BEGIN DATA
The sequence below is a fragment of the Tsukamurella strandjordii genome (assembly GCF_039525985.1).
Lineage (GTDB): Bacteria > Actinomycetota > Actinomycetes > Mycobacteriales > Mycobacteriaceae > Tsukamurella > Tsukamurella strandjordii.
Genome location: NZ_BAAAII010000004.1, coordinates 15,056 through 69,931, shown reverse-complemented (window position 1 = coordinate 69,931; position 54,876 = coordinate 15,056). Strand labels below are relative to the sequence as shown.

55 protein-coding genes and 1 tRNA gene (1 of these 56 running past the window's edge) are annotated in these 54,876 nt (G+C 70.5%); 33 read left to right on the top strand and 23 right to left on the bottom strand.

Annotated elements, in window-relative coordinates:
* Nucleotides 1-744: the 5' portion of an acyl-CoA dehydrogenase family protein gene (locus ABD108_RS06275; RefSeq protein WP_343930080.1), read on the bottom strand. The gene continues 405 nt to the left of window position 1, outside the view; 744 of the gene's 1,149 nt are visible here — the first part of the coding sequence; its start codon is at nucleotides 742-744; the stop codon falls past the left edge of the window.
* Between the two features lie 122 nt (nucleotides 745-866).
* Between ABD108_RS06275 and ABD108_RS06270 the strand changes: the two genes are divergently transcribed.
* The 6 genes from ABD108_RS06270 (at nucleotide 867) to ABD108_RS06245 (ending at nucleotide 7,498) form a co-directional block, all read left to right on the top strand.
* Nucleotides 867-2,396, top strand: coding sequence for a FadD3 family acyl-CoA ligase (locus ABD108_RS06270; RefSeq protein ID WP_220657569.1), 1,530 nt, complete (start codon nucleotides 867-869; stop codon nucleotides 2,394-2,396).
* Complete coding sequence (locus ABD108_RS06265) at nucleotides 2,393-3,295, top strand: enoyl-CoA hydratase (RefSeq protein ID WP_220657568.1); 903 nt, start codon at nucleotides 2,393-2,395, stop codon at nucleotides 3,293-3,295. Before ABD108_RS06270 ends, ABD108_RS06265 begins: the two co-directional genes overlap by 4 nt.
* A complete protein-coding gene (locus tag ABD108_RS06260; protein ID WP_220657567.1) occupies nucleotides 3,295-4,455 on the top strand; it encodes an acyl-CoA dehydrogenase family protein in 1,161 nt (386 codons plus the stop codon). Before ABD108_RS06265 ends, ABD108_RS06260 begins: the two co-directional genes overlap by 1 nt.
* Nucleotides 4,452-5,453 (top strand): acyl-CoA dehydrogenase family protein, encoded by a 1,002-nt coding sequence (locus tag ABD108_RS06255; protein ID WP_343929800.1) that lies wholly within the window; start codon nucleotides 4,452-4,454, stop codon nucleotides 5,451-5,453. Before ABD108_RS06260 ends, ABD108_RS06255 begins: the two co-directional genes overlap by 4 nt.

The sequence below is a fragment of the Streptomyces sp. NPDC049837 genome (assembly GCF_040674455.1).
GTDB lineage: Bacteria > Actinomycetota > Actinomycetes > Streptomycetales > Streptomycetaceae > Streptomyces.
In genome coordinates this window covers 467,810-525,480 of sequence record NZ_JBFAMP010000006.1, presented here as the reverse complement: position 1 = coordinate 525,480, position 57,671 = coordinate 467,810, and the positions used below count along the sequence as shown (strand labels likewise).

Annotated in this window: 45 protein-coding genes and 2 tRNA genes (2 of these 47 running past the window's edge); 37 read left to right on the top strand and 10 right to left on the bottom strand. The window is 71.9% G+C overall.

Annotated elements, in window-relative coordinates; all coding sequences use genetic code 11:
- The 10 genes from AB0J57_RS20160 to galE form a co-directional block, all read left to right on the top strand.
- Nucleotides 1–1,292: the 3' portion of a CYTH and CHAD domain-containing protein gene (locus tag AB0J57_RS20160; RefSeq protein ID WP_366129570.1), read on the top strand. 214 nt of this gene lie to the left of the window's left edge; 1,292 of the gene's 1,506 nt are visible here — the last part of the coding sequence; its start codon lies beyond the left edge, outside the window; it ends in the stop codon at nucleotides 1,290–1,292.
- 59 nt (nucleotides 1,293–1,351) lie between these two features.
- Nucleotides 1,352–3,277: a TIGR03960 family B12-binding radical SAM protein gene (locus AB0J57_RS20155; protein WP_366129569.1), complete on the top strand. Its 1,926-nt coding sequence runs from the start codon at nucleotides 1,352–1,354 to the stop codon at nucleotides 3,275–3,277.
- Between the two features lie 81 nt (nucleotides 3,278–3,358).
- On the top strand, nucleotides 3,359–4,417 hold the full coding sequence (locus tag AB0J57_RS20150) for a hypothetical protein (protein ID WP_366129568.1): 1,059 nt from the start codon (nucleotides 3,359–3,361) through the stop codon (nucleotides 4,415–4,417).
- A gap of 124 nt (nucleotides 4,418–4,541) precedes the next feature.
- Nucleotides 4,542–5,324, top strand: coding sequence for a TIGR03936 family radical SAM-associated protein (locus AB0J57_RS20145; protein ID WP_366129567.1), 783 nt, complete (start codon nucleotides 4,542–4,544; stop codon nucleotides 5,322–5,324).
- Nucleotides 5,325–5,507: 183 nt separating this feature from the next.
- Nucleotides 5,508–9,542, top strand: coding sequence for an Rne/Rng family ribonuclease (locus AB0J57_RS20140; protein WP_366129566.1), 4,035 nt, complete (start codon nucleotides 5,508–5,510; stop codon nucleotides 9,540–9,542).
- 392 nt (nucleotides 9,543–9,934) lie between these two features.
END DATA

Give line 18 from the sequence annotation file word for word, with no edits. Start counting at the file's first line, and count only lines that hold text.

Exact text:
Annotated elements, in window-relative coordinates; all coding sequences use genetic code 11: